2017 - Research

Vision Zero High Injury Network: 2017 Update – A Methodology for San Francisco, California

San Francisco is the first city in the country to combine mapped hospital data with police injury data to analyze spatial patterns of severe and fatal injuries to target interventions in support of Vision Zero goals. 

Key takeaway:

  • San Francisco is the first city in the country to combine mapped hospital data with police injury data to analyze spatial patterns of severe and fatal injuries to target interventions in support of Vision Zero goals. This report describes the methodology the San Francisco Department of Public Health used to identify areas with high concentrations of severe traffic injuries and fatalities, which will be useful for other cities pursuing transportation safety improvements.

 

Results:

  • The San Francisco Department of Public Health’s Program on Health, Equity and Sustainability (PHES) developed the Vision Zero High Injury Network in consultation with the San Francisco Municipal Transportation Agency (SFMTA) in 2015 and represents a snapshot in time (2013 – 2015) where severe and fatal injuries were most concentrated based on injury counts. It isn’t an assessment of whether a specific street or location is dangerous and may not cover locations with high numbers of less severe injuries.
  • Since the creation of the Vision Zero High Injury Network, SFMTA, the San Francisco Police Department (SFPD), and the San Francisco Department of Public Health (SFDPH) have enabled data sharing across relevant departments to develop a comprehensive Transportation-related Injury Surveillance System (TISS) that combines police data with hospital records to provide a more holistic picture of traffic injuries and fatalities.
  • The 2017 Vision Zero High Injury Network Update seeks to provide a more comprehensive, multi-modal picture of collisions leading to injury or death on San Francisco streets. Specifically, there are four main improvements:
    • Clinical assessment of injury severity based on TISS hospitalization data to improve the accuracy of injury severity assessment for SFPD-reported traffic injuries.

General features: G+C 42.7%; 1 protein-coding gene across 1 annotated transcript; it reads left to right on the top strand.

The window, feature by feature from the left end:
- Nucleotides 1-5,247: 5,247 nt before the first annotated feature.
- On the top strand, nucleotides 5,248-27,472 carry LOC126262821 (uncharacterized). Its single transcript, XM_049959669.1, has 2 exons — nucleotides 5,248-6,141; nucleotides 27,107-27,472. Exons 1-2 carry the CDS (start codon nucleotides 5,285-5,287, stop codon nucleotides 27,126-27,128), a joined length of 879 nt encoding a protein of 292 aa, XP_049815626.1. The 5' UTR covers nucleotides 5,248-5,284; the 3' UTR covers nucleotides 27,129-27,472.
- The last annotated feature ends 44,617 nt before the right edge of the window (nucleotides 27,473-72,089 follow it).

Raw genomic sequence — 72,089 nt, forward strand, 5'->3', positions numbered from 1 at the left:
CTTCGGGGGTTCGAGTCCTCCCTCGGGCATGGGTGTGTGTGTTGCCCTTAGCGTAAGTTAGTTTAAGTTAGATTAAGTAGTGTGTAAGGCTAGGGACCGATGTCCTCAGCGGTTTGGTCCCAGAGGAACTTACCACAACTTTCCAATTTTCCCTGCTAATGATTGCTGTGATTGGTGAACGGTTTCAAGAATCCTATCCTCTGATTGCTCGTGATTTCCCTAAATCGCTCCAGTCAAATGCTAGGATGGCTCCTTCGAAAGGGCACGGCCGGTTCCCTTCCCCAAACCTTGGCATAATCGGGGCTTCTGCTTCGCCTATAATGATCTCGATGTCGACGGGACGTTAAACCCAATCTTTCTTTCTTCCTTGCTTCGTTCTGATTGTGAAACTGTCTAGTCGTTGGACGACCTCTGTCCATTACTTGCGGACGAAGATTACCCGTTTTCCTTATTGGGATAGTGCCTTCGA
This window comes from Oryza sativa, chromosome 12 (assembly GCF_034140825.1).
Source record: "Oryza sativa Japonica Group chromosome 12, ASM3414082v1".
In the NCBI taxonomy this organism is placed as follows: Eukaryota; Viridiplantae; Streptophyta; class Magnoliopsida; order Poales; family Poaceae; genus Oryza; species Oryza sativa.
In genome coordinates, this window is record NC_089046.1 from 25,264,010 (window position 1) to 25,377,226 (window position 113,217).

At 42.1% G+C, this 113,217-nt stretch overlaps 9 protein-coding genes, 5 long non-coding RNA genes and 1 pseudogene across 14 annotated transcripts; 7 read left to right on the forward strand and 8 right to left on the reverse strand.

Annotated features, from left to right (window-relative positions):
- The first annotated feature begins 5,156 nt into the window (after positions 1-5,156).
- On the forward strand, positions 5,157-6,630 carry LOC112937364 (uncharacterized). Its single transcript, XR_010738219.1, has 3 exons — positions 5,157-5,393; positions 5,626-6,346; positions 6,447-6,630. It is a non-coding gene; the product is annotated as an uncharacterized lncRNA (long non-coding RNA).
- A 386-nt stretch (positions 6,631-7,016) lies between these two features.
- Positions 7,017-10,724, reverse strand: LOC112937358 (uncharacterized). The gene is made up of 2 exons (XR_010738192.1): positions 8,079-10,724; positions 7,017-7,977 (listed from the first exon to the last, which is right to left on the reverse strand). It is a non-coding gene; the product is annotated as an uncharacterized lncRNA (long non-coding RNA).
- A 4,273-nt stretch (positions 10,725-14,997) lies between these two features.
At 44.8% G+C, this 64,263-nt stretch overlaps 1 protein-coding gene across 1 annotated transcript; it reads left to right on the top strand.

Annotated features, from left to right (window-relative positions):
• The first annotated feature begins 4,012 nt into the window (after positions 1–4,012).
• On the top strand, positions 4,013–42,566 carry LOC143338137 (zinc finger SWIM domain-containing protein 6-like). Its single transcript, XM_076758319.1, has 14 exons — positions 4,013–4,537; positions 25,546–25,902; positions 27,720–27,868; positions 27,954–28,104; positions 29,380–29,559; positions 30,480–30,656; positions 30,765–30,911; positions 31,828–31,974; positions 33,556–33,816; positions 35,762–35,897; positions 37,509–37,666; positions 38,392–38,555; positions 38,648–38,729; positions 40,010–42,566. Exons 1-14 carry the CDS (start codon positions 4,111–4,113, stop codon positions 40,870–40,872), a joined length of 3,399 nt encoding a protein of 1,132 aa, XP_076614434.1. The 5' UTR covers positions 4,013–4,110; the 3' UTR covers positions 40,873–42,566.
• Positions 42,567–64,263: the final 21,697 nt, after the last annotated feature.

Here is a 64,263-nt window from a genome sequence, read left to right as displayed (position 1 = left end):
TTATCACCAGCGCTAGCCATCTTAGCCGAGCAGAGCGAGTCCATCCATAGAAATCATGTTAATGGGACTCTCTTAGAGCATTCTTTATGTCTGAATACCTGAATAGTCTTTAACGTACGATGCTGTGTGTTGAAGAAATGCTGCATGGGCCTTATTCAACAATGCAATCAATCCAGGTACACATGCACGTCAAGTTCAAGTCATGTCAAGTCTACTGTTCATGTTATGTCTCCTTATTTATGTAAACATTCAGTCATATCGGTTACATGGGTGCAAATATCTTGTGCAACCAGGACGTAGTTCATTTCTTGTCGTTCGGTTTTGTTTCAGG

• Inclusion of people severely injured and treated at ZSFG but not reported in SFPD data, since not all traffic injuries are reported to the police.
    • Standardized analytic approach and improved geospatial analysis to identifying crash-heavy corridors.
    • One severe/fatal injury network for all transportation modes.
    • Combining SFDPH data with SFPD data fills important gaps since people who are injured on the road may seek medical attention but fail to report it to the police:
      • 33 percent of bicyclists with severe injuries are seen at ZSFG but don’t report to SFPD.
      • 28 percent of pedestrians with severe injuries are seen at ZSFG but don’t report to SFPD.
      • 39 percent of people in vehicles with severe injuries are seen at ZSFG but don’t report to SFPD.
      • In San Francisco, sections of streets with the highest number of severe and fatal injuries account for a disproportionate amount of the total number of severe and fatal injuries citywide. For instance, about ten percent of all severe and fatal injuries in the city occur within five city street miles (just half a percent of total miles).

 

Implications:

  • Vision Zero and other transportation safety improvements require extensive stakeholder engagement and inter-department/agency collaboration. This means recognizing that different parties may have different terminology or ask different questions in pursuit of the same information, and being able to transcend those differences in jargon to establish a common language, framework, and/or database to facilitate effective information circulation and collaboration.

 

Methods:

PHES, SFMTA, SFPD, and the Controller’s Office collaborated to release an updated map of the Vision Zero High Injury Network that accounts for severe and fatal injuries across different transportation modes (i.e., driving, walking, bicycling, public transit, etc.). To identify areas with high concentrations of severe traffic injuries and fatalities, the researchers combined hospital and emergency medical service records with police reports of traffic injuries and collisions, and performed geospatial analysis.

San Francisco Department of Public Health – Program on Health, Equity, and Sustainability. (2017). Vision Zero High Injury Network: 2017 Update – A Methodology for San Francisco, California.